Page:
- Author: Kurt J. Hembree
- Posted by: Gale Perez
While both horseweed and hairy fleabane have been here since farming began in the region, it's only since about 2003 that they have become such an obvious problem, particularly in tree and vine systems and non-crop areas.
To get these weeds back under control, it is important that growers, managers of non-crop areas, and other land owners all do their part to help resolve the issue. Regardless of control tactics used, preventing new seed production is a must to be successful. It is also critical to understand what we're dealing with when it comes to timing management efforts.
Although considered summer annuals, they have also been seen emerging in early October in the southern San Joaquin Valley (see Figure). During this time, they appear to go through an over-wintering or “survival” stage, where root growth seems more important than leaf production. So, by the time spring emergence occurs in mid-February, plants that actually emerged several months earlier may only appear to look the same as those that just emerged. This may help explain why some late-winter or early-spring applications of postemergence herbicides are not as effective.
Relying only on postemergence products can make horseweed and hairy fleabane very problematic. Consider including effective soil-residual herbicides (Table 1) where possible. Once under control, apply treatments every 2nd or 3rd year to maintain their control. Also consider making split-applications in Oct/Nov and again in Jan/Feb if you have seen them emerge during these periods in your specific area. If you farm in a groundwater protection area (GWPA), you will have to get a permit to use some of these products (refer to your county agricultural commissioner for local GWPA regulations). It is important to know, that while most of the effective materials on these weeds fall under GWPA regulations, they can still be used in many cases and should be considered.
Sensitivity to postemergence herbicides decreases the older horseweed and hairy fleabane get. Use higher label rates of effective materials (Table 2), proper coverage, and treat when they have to treating too late and/or using too low a rate (Table 3).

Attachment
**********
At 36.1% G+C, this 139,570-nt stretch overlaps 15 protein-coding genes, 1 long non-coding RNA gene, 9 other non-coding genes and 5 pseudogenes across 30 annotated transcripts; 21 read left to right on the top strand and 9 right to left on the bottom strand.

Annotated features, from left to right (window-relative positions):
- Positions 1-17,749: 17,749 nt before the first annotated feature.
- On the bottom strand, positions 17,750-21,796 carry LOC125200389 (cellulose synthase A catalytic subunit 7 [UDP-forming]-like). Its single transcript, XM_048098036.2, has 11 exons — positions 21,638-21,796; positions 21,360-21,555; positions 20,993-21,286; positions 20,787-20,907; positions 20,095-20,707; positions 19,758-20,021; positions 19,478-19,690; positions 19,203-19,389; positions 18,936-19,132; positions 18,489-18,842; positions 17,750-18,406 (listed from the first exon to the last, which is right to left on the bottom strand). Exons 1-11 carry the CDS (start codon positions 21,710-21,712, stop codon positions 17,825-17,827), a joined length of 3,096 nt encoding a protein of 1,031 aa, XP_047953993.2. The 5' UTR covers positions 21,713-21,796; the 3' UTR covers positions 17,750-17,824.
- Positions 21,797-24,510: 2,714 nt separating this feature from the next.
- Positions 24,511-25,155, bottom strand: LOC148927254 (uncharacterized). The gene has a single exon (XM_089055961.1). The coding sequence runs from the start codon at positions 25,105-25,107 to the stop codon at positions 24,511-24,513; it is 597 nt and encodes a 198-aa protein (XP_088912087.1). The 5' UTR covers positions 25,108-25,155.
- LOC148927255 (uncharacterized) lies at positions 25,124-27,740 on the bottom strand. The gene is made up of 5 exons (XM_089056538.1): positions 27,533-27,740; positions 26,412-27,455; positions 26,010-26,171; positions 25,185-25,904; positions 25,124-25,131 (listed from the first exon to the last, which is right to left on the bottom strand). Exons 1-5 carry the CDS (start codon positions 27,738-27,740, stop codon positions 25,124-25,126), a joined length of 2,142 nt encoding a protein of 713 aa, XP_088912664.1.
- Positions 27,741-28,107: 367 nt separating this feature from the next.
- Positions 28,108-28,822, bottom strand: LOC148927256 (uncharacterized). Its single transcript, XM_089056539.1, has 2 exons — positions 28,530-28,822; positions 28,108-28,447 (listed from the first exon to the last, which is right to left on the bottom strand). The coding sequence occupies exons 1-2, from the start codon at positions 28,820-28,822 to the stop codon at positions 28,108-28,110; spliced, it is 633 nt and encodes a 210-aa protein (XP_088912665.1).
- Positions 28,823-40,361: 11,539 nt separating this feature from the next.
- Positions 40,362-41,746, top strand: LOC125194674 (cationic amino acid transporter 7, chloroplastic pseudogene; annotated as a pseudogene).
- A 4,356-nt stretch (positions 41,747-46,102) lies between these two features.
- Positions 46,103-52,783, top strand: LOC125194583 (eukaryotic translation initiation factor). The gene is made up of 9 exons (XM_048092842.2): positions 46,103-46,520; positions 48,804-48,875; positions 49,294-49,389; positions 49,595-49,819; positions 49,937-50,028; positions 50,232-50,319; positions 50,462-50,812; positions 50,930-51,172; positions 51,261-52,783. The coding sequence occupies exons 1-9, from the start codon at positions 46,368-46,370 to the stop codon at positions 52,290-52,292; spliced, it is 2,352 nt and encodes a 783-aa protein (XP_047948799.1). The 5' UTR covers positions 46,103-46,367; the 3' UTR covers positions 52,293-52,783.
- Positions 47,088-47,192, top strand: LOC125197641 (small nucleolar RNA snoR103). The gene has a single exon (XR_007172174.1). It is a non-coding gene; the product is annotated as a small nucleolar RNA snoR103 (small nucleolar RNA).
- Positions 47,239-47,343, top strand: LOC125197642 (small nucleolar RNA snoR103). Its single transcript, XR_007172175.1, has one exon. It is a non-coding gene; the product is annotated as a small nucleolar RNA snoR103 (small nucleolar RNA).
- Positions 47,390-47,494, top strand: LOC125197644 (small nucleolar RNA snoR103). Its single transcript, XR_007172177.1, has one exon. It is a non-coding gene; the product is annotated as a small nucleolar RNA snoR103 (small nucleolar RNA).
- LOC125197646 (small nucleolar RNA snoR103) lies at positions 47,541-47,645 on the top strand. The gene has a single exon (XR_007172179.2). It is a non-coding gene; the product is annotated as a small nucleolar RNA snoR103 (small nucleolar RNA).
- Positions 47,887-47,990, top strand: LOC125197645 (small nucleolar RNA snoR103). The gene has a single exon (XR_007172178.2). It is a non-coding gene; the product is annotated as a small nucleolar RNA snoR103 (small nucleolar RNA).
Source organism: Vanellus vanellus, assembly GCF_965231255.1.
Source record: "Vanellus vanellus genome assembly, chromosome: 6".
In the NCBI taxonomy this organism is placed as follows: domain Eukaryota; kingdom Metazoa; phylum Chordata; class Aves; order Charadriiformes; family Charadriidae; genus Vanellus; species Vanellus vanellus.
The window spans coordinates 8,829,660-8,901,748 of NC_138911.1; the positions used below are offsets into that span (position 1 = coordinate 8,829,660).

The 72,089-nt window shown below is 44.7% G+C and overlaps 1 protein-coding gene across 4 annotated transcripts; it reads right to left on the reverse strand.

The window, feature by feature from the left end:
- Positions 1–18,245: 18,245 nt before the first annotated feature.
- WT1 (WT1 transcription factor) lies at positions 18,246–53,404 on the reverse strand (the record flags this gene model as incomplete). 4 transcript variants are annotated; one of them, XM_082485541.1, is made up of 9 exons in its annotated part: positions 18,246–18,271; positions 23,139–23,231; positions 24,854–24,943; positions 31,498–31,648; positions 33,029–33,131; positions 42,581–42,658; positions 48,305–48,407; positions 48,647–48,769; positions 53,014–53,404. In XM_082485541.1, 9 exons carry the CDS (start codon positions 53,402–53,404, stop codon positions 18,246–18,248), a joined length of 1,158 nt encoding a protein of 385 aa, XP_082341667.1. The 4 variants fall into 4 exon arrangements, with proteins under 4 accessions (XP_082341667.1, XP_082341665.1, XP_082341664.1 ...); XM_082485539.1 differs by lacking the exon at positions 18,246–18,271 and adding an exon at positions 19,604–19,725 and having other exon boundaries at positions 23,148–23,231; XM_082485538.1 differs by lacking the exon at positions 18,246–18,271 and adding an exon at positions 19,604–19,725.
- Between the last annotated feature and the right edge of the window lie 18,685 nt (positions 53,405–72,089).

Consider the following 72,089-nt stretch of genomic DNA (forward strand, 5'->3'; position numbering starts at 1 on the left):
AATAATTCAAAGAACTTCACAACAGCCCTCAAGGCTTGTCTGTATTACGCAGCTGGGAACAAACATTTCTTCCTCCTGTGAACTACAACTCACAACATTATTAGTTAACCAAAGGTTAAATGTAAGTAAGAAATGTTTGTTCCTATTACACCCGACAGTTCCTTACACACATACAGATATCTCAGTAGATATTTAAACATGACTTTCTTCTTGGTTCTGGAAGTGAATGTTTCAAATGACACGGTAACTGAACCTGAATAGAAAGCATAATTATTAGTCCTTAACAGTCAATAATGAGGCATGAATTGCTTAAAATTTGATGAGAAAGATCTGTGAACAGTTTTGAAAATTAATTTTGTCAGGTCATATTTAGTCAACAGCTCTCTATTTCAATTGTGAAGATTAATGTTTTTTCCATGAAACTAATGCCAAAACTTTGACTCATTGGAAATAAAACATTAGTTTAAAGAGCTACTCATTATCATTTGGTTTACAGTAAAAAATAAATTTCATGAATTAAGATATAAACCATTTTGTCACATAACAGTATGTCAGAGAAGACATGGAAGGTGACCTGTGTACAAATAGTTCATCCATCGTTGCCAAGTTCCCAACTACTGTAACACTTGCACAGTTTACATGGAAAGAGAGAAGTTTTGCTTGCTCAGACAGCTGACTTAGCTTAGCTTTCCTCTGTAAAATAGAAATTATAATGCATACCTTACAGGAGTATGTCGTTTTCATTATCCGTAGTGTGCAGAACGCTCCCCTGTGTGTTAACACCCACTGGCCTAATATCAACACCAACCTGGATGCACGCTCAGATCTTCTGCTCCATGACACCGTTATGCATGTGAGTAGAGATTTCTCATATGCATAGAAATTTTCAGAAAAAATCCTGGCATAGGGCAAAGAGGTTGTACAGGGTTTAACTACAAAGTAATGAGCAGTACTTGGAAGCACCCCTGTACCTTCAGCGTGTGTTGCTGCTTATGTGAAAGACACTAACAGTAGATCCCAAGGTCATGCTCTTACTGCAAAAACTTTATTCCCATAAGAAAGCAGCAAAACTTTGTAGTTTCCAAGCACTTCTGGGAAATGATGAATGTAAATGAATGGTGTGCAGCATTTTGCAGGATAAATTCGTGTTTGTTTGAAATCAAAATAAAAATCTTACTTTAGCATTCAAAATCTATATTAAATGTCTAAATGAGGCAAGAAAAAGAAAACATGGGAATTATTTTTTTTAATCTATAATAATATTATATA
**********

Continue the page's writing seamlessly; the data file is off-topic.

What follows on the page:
Also consider using spray additives (citric acid, ammonium sulfate, spreaders, etc.), if allowed on the label, to improve activity. Tank-mixing various postemergence products can also work well (i.e. glyphosate at 2 lb ai/A plus 2,4-D at 1.5 lb ai/A or Chateau at 2-4 oz/A) are effective treatments. There are numerous products sold in California that contain glyphosate, but they do not all contain the same amount of active ingredient. Read the label carefully to make sure you are using the correct amount of product that will give you a rate of at least 2.0 lb ai/acre (Table 4). If you are using recommended label doses and herbicide timing and are using properly calibrated and operating spray equipment and you still have some of these weeds escaping control, contact your local farm advisor and chemical representative to make sure you do not have an herbicide-resistant biotype. If it is determined that you do, you will need to make changes to your weed management program as soon as possible to eradicate the problem.
In addition to appropriate herbicide selection and use, cultivation can also play an important role in horseweed and hairy fleabane management. Use shallow cultivation to dislodge small plants.
Managing horseweed and hairy fleabane can seem like a daunting task. However, with the proper selection and use of chemical and mechanical tools, management can be possible. One thing to keep in mind when attacking these two weeds, other weed species may also be waiting for their opportunity once you have got these out of the way. So, it's a good idea to routinely monitor your fields following each herbicide application and check for any kind of weed escape or shift in the types of weeds present.